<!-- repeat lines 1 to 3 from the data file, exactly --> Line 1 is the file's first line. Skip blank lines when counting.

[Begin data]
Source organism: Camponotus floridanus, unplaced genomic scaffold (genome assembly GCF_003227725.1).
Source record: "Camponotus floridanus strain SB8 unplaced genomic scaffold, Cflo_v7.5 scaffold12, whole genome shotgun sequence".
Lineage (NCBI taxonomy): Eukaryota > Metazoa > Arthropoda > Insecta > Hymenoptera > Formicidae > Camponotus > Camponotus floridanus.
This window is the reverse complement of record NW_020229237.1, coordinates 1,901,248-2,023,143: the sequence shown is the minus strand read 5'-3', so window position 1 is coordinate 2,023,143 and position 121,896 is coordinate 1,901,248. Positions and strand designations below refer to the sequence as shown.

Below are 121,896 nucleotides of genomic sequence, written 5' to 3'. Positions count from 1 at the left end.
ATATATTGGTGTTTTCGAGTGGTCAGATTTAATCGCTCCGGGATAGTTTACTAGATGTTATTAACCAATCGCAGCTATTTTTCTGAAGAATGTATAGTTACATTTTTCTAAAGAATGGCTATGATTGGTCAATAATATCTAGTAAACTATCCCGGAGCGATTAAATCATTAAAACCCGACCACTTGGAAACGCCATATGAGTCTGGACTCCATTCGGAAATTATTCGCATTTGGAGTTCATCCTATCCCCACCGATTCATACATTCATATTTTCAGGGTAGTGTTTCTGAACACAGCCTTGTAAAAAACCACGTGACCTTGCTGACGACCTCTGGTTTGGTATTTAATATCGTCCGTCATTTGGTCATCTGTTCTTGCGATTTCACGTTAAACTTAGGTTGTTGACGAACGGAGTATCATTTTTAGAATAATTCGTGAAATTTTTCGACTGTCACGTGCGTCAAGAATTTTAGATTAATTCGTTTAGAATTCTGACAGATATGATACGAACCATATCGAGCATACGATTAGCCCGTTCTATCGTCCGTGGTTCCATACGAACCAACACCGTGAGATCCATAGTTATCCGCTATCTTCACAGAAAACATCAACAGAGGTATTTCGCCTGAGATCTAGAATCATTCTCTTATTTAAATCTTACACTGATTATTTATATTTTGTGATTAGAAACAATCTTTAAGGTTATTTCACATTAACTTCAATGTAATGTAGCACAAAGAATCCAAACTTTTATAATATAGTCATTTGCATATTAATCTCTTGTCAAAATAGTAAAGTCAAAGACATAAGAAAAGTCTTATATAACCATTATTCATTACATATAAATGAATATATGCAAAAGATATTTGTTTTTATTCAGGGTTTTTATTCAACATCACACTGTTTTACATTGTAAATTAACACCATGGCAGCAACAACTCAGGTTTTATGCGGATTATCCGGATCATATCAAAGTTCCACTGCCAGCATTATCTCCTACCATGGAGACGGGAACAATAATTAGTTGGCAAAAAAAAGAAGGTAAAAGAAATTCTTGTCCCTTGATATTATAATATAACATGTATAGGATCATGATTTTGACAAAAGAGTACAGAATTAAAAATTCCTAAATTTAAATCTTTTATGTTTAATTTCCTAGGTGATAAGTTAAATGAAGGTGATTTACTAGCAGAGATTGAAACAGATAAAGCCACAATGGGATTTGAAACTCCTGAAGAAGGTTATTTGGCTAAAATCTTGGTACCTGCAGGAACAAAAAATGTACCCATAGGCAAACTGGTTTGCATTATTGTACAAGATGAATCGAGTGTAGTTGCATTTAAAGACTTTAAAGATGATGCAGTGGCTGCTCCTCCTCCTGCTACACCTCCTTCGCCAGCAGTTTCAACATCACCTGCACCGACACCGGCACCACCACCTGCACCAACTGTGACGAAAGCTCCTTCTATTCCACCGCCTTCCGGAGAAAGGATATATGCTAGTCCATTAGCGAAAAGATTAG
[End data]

Source organism: Camponotus floridanus, unplaced genomic scaffold (genome assembly GCF_003227725.1).
Source record: "Camponotus floridanus strain SB8 unplaced genomic scaffold, Cflo_v7.5 scaffold12, whole genome shotgun sequence".
Lineage (NCBI taxonomy): Eukaryota > Metazoa > Arthropoda > Insecta > Hymenoptera > Formicidae > Camponotus > Camponotus floridanus.